By Joan Silver - 100 Mile House Free Press
Doctors in 100 Mile House say they are at a crisis point; they want to deliver babies in this community but are unable to.
A press release signed by the seven local doctors who provide obstetric services states that Interior Health announced an abrupt end to delivery services in January 2009, surprising expectant moms and their doctors who were not consulted.
“Although initially we had no explanation for them (patients), it now appears to us that we are facing a long-term termination, or at least a severe curtailment, of delivery services,” reads the release.
It goes on to say that the centralization of hospital administration and services that began eight years ago “has gone wrong when decisions about health care in our community of 100 Mile are taken by administrators in other centres with little attention to the input of the physicians or the people of 100 Mile House.”...[snip]
The release cites medical evidence that emphasizes the advantages of women delivering in their own community.
The doctors are asking the various provincial candidates in Cariboo-Chilcotin what they might do to resolve the impasse.
Dr. Jonathan Slater, Interior Health’s medical director for the Thompson-Cariboo-Shuswap region, said IH appreciates these concerns and the health unit met with the physicians last week to discuss how a safe, consistent, quality obstetrics program can be provided for maternity patients in 100 Mile House.
They intend to continue the process and have a meeting planned for next month.
Slater said the service was suspended earlier this year (for a period of 3 months...gary e)
due to staffing challenges, particularly for operating room nurses.
“The challenges we’ve experienced with the obstetrical program this past year underscore the complexity involved in providing a consistent and safe service to our community. If even one link is missing, we have to temporarily suspend the program to ensure the service is safe and sustainable for maternity patients and their babies,” he said.
Slater said their focus has to be on providing a safe service for moms and babies and, at the present time, they don’t have the required nursing component plus the fact that the on-call anesthetist will be away in June. He said the obstetrics program also needs the support of a consistent emergency room service available when needed and IH continues to discuss this priority issue with physicians.[..snip]end.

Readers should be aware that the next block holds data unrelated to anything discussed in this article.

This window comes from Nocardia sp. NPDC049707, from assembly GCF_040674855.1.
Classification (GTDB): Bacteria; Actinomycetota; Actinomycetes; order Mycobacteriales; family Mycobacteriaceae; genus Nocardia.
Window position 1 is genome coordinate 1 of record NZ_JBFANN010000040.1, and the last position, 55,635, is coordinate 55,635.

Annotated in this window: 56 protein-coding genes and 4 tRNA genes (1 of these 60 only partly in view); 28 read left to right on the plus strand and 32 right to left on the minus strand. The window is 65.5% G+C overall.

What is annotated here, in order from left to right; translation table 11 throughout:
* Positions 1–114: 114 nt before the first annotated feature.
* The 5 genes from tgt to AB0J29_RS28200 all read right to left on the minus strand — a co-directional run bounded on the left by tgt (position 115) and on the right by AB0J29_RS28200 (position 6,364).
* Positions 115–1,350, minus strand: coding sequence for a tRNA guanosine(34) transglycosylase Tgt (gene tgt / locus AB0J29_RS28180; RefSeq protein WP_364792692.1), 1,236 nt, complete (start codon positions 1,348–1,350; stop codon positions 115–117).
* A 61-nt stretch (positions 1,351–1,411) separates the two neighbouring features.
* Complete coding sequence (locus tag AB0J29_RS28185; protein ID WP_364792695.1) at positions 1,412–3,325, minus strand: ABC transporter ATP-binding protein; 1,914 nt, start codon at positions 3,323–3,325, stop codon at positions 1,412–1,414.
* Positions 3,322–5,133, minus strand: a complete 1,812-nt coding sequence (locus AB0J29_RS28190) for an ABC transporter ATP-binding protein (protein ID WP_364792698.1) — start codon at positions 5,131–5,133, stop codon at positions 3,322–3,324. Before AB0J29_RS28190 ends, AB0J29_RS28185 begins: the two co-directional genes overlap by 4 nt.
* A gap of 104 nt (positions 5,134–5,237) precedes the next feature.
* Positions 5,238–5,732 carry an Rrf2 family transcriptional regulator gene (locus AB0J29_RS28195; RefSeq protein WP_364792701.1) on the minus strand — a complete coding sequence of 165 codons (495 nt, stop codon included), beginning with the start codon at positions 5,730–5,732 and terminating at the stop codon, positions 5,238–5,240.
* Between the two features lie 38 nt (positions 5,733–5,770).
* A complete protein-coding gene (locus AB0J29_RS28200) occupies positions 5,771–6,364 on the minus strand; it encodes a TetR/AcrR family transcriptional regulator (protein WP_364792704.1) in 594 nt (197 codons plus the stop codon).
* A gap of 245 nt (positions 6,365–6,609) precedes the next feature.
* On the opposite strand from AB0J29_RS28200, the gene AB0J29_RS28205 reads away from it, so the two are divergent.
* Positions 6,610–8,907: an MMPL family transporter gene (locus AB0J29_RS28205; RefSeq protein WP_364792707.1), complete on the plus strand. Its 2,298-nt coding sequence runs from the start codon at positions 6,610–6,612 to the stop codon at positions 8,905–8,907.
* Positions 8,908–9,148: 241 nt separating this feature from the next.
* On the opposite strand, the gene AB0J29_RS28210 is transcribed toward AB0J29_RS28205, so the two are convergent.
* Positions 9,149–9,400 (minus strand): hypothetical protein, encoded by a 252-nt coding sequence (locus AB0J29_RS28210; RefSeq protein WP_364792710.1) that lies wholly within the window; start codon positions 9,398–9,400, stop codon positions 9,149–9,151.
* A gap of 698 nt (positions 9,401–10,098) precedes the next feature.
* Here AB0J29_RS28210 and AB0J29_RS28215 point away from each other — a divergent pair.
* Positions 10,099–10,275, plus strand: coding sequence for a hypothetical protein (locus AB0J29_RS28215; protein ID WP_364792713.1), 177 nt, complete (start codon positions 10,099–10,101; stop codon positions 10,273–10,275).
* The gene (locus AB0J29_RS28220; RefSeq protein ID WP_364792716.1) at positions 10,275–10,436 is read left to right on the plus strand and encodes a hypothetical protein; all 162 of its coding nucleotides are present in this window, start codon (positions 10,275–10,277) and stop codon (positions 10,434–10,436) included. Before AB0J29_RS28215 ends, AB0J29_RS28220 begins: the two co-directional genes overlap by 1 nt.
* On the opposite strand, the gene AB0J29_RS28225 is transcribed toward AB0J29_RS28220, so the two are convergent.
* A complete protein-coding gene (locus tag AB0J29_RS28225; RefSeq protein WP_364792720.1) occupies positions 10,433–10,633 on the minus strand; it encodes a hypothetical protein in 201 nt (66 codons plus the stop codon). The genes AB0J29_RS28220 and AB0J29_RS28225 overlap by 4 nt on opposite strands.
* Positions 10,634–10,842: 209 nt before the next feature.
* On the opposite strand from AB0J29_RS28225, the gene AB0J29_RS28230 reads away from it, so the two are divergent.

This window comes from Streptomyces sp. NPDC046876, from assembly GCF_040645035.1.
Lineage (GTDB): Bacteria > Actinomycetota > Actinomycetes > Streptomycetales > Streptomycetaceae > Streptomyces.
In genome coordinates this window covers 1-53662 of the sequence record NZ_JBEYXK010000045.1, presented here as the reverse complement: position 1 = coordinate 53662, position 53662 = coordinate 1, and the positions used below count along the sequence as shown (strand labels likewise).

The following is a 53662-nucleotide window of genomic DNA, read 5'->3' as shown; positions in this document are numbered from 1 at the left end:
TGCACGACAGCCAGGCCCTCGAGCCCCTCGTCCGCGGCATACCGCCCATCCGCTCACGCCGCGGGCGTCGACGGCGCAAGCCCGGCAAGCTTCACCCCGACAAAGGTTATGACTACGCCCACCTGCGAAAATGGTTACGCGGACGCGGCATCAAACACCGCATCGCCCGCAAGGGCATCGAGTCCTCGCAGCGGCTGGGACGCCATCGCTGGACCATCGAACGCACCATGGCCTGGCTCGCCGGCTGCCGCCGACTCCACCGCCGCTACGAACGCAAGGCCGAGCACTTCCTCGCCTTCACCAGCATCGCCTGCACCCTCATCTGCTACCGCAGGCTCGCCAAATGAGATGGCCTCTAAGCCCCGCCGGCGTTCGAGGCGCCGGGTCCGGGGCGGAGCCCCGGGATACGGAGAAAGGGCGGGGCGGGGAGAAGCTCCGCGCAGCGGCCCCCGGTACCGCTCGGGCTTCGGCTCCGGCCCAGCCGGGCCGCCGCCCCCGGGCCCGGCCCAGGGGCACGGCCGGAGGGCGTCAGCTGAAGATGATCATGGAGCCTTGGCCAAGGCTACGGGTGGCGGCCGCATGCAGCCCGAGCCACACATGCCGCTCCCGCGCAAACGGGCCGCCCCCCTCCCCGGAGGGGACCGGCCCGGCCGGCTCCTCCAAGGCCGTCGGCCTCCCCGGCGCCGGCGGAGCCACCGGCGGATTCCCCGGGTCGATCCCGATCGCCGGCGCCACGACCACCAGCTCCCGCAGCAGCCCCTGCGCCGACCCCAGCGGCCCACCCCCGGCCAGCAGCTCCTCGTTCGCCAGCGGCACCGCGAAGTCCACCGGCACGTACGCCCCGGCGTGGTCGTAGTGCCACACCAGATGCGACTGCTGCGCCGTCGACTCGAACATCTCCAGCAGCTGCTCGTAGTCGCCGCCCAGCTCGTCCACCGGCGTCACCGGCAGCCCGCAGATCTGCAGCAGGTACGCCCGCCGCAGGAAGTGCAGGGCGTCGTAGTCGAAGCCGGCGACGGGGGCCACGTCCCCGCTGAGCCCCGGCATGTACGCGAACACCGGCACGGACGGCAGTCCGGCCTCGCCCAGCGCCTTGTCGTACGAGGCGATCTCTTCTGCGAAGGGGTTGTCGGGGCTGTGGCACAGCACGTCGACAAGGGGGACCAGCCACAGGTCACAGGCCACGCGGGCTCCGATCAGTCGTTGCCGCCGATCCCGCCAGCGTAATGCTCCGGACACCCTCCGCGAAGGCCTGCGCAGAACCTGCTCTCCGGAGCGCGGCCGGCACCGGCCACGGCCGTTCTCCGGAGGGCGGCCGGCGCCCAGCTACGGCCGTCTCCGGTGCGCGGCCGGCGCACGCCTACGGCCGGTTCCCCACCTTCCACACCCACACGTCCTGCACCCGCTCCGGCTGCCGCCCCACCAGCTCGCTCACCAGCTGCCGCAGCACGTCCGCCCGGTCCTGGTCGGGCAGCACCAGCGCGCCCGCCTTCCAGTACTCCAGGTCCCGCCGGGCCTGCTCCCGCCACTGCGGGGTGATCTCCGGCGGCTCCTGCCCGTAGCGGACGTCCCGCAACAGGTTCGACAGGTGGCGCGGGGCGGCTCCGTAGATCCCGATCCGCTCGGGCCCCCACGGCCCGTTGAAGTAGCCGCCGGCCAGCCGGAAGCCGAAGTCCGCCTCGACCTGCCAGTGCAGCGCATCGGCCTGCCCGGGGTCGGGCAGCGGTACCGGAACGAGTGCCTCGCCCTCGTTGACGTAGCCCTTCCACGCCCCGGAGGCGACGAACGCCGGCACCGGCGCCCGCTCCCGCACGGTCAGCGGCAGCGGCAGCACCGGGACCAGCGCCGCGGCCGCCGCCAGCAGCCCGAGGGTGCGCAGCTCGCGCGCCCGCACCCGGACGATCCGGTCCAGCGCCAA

As in everything else in this province it's being delayed. Most likely until after the election when Premier Photo-Op won't do a god damn thing about it.
Now for those who don't know the geography of the area, the nearest hospital is in Williams Lake. One hundred Kilometers away. The next closest is Royal Inland in Kamloops 190 kilometers away. And that's if you live in 100 Mile. There are many subdivisions in the outlying areas which put people another 1/2 hour or more away.
Patients are being sent to Williams Lake. They may not be ambulatory when they leave but what happens when the baby decides he's coming. Nothing on earth is going to stop him/her. There also is an added expense not covered under BC Med. That is housing while in the Puddle. There is no place for the husband to stay that won't add to an already stretched budget. I won't even get into fuel costs. Carbon Tax.
And today I saw a Premier Photo-Op campaign ad where he espoused how wonderful his centralizing program is. How wonderful it was that they are building a new hospital in Prince George. 300 plus kilometers away. How good there system is and how it is helping people.
I maintain that this is to garner votes in an area where he knows he is going to lose. All the while at the expense and endangerment of women and children where hospitals are available in more remote areas.